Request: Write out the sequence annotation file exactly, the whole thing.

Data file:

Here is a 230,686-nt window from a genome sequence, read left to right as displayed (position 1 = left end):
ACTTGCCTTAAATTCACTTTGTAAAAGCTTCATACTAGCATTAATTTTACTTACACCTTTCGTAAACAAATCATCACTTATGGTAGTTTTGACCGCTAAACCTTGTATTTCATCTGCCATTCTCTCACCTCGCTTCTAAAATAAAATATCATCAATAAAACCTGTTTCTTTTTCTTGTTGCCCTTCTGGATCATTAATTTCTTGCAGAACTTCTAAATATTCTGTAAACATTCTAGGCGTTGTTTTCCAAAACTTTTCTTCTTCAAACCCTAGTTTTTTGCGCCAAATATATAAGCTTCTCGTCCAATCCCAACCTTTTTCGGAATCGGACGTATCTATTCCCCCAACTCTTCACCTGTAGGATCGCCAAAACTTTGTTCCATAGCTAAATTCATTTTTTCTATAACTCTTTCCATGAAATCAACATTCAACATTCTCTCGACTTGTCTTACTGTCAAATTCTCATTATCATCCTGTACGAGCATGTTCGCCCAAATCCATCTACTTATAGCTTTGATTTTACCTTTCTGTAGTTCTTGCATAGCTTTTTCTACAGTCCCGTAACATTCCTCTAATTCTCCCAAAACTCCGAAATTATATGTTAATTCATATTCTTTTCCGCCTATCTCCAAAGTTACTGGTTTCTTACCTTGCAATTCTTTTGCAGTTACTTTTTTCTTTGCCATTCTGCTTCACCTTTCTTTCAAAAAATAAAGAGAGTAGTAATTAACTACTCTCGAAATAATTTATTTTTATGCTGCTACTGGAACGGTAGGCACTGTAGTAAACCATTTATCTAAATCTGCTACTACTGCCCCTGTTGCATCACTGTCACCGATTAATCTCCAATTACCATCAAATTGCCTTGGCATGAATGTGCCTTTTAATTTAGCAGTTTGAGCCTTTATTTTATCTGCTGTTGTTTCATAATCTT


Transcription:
Here is a 230,686-nt window from a genome sequence, read left to right as displayed (position 1 = left end):
ACTTGCCTTAAATTCACTTTGTAAAAGCTTCATACTAGCATTAATTTTACTTACACCTTTCGTAAACAAATCATCACTTATGGTAGTTTTGACCGCTAAACCTTGTATTTCATCTGCCATTCTCTCACCTCGCTTCTAAAATAAAATATCATCAATAAAACCTGTTTCTTTTTCTTGTTGCCCTTCTGGATCATTAATTTCTTGCAGAACTTCTAAATATTCTGTAAACATTCTAGGCGTTGTTTTCCAAAACTTTTCTTCTTCAAACCCTAGTTTTTTGCGCCAAATATATAAGCTTCTCGTCCAATCCCAACCTTTTTCGGAATCGGACGTATCTATTCCCCCAACTCTTCACCTGTAGGATCGCCAAAACTTTGTTCCATAGCTAAATTCATTTTTTCTATAACTCTTTCCATGAAATCAACATTCAACATTCTCTCGACTTGTCTTACTGTCAAATTCTCATTATCATCCTGTACGAGCATGTTCGCCCAAATCCATCTACTTATAGCTTTGATTTTACCTTTCTGTAGTTCTTGCATAGCTTTTTCTACAGTCCCGTAACATTCCTCTAATTCTCCCAAAACTCCGAAATTATATGTTAATTCATATTCTTTTCCGCCTATCTCCAAAGTTACTGGTTTCTTACCTTGCAATTCTTTTGCAGTTACTTTTTTCTTTGCCATTCTGCTTCACCTTTCTTTCAAAAAATAAAGAGAGTAGTAATTAACTACTCTCGAAATAATTTATTTTTATGCTGCTACTGGAACGGTAGGCACTGTAGTAAACCATTTATCTAAATCTGCTACTACTGCCCCTGTTGCATCACTGTCACCGATTAATCTCCAATTACCATCAAATTGCCTTGGCATGAATGTGCCTTTTAATTTAGCAGTTTGAGCCTTTATTTTATCTGCTGTTGTTTCATAATCTT